Vallenato isn’t the most popular Latinx subgenre. It’s not blaring in the clubs across the world. An American rapper isn’t tripping over his Air Jordans running to jump on a remix. Vallenato, a folk music native to Colombia’s Caribbean region, is a simple music consisting of mainly the following instruments: the caja vallenata, guacharaca and the accordion. Yet, it’s in that genre that legendary Colombian musician Carlos Vives established his decorated career.
“You talk about vallenato . . . vallenato opened the doors for us, it was something that surprised us and was pleasantly liked everywhere,” Vives tells TIDAL.
Vives 1993 hit “La Gota Fria” introduced non-Colombians to vallenato, but by the time “Fruta Fresca” launched 20 years ago today (August 23), he was on a grander stage — a bigger name to exalt his genre and his people.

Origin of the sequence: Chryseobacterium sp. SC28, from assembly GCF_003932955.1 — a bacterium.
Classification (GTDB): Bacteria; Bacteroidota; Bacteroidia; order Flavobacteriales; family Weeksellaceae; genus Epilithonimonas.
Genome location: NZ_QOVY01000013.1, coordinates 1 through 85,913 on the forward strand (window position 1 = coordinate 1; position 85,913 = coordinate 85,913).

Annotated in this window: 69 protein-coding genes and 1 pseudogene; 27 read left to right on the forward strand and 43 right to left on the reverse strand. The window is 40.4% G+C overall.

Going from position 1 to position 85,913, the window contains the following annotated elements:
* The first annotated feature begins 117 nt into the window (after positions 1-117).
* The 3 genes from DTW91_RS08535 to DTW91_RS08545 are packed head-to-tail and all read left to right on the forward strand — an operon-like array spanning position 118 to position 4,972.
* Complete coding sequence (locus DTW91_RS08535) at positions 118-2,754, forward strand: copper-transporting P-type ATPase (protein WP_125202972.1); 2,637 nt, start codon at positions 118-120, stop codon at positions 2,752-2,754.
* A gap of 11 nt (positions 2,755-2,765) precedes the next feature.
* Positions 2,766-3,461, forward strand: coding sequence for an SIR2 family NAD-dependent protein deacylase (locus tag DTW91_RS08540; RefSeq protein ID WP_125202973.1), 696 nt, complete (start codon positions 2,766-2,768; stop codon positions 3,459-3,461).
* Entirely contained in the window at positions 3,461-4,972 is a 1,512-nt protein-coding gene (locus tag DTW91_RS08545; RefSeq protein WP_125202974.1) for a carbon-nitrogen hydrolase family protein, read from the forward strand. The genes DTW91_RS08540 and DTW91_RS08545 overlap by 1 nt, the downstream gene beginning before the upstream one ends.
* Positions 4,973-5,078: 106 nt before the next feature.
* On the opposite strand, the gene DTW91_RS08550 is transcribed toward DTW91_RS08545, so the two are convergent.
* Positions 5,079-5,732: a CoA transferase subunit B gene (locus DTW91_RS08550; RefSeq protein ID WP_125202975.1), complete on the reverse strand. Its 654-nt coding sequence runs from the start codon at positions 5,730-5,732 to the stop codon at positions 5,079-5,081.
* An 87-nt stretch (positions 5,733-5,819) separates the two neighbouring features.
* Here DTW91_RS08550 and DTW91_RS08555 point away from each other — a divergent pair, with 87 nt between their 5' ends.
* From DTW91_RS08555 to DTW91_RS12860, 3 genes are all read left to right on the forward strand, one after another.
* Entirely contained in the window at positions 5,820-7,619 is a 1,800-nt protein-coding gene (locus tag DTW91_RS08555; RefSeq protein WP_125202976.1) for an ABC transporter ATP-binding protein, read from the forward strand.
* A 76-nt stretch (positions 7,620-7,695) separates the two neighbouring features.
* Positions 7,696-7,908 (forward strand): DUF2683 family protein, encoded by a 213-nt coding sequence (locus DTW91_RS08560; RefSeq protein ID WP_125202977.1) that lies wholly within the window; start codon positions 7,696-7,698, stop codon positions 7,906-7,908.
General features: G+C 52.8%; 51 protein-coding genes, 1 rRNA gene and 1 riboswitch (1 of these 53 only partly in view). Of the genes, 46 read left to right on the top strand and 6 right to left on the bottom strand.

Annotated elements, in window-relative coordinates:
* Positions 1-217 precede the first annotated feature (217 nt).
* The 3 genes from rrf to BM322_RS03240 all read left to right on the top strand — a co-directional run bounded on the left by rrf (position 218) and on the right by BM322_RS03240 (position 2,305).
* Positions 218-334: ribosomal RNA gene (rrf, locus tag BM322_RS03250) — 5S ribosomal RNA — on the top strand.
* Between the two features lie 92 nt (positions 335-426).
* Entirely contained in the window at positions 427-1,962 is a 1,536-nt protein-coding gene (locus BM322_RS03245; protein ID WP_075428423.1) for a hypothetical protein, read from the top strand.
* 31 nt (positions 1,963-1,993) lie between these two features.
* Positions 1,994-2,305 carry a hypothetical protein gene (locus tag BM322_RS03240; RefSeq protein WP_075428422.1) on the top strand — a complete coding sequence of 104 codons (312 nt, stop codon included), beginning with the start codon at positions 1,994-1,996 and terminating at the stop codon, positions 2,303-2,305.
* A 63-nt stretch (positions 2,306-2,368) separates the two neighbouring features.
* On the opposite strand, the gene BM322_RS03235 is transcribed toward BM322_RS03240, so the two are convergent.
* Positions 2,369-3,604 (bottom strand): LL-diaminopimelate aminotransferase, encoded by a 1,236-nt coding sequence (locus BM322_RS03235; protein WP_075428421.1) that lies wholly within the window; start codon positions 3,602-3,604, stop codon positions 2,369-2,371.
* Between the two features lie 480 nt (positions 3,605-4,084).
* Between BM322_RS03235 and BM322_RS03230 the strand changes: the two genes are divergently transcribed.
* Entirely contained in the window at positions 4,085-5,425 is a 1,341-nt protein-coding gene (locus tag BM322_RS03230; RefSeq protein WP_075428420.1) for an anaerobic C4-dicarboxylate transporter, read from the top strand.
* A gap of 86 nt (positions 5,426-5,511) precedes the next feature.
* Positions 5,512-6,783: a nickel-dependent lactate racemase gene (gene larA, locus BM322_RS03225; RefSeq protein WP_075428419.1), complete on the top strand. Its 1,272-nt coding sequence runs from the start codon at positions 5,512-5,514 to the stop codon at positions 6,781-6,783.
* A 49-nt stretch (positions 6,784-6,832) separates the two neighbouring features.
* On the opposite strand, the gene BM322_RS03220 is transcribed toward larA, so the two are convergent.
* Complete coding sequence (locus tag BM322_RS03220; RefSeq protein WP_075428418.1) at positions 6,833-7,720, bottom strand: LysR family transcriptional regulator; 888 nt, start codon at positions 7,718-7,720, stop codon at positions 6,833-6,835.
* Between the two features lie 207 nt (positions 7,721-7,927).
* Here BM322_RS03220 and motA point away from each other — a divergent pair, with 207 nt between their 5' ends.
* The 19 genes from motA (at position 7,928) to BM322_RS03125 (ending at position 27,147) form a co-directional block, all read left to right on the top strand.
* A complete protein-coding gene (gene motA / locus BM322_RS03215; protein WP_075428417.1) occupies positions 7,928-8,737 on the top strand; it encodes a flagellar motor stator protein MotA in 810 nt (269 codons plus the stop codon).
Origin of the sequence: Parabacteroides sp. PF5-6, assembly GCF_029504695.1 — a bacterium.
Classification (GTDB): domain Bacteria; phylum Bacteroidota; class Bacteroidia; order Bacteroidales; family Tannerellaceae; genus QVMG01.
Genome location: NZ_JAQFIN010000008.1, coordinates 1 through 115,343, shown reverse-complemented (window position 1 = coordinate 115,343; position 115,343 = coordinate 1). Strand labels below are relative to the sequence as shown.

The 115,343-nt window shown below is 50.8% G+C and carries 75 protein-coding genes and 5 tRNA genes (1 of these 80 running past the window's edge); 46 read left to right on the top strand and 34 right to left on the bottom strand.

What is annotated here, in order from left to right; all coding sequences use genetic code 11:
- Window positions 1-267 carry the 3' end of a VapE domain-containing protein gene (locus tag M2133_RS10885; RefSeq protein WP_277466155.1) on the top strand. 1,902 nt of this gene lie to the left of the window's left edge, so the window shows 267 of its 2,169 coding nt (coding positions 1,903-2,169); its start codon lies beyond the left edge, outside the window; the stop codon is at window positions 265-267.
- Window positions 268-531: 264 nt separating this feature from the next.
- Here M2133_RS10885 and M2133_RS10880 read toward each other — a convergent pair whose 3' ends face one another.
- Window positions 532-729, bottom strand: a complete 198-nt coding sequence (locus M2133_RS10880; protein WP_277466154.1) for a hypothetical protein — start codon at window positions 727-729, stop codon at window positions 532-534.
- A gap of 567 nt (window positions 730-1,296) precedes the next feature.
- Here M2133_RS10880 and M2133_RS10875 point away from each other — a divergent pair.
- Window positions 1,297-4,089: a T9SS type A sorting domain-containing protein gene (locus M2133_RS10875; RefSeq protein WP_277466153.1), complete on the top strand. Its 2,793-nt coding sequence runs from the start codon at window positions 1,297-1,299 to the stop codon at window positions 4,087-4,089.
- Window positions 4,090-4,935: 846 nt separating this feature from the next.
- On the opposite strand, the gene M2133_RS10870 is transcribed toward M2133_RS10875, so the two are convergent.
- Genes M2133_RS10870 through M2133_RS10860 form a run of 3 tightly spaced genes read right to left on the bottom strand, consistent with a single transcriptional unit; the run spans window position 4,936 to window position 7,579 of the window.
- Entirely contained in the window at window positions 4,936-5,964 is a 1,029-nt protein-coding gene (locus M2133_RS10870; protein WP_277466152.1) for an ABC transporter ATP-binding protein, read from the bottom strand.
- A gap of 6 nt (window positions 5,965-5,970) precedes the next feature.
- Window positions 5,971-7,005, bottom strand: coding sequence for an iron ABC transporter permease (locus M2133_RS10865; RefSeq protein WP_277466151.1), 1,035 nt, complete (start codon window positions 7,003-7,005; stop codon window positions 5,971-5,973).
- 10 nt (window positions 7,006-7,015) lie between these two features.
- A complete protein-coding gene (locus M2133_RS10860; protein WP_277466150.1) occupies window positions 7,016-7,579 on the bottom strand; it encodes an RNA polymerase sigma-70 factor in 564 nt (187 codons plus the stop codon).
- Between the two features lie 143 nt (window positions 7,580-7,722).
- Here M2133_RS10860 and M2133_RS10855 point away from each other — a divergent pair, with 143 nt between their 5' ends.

“’Fruta Fresca’ is a fusion of Colombian and Puerto Rican sounds,” Vives says. “I wrote it at a time in my life where I lived between Puerto Rico and Colombia and I always visualized it as a song for my daughter, Lucia, who was just born. We were living in Mayaguez.”
In 1999, while some acts like Ricky Martin and Marc Anthony crossed over incredibly successfully, Vives went the opposite direction and focused on his core audience: Spanish-speaking lovers of vallenato. And it paid off. “Fruta Fresca” eventually hit no. 1 on Billboard’s Tropical chart and instantly became one of Vives’ trademark songs.
“We had revolutionized the music of our land and with it that of Latin America,” Vives says. “’Fruta Fresca’ is a song we cannot stop singing in our concerts and it is a sound that is still very valid.”